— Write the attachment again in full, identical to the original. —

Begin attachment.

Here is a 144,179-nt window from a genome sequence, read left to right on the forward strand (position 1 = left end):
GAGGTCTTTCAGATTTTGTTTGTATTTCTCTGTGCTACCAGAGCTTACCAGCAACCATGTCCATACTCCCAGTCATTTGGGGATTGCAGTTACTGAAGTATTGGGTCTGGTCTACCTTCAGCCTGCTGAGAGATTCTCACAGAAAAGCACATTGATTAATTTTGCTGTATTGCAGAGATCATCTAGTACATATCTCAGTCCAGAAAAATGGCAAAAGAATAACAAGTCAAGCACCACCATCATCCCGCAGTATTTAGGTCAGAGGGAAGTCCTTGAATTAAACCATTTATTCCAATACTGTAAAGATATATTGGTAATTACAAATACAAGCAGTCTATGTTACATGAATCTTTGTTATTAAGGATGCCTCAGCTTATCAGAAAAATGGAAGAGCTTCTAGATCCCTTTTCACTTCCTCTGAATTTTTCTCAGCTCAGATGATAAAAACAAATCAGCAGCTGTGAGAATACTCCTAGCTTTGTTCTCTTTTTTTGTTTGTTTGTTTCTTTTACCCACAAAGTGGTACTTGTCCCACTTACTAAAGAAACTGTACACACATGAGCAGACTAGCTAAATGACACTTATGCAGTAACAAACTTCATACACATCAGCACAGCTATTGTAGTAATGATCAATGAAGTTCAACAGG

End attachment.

Here is a 144,179-nt window from a genome sequence, read left to right on the forward strand (position 1 = left end):
GAGGTCTTTCAGATTTTGTTTGTATTTCTCTGTGCTACCAGAGCTTACCAGCAACCATGTCCATACTCCCAGTCATTTGGGGATTGCAGTTACTGAAGTATTGGGTCTGGTCTACCTTCAGCCTGCTGAGAGATTCTCACAGAAAAGCACATTGATTAATTTTGCTGTATTGCAGAGATCATCTAGTACATATCTCAGTCCAGAAAAATGGCAAAAGAATAACAAGTCAAGCACCACCATCATCCCGCAGTATTTAGGTCAGAGGGAAGTCCTTGAATTAAACCATTTATTCCAATACTGTAAAGATATATTGGTAATTACAAATACAAGCAGTCTATGTTACATGAATCTTTGTTATTAAGGATGCCTCAGCTTATCAGAAAAATGGAAGAGCTTCTAGATCCCTTTTCACTTCCTCTGAATTTTTCTCAGCTCAGATGATAAAAACAAATCAGCAGCTGTGAGAATACTCCTAGCTTTGTTCTCTTTTTTTGTTTGTTTGTTTCTTTTACCCACAAAGTGGTACTTGTCCCACTTACTAAAGAAACTGTACACACATGAGCAGACTAGCTAAATGACACTTATGCAGTAACAAACTTCATACACATCAGCACAGCTATTGTAGTAATGATCAATGAAGTTCAACAGG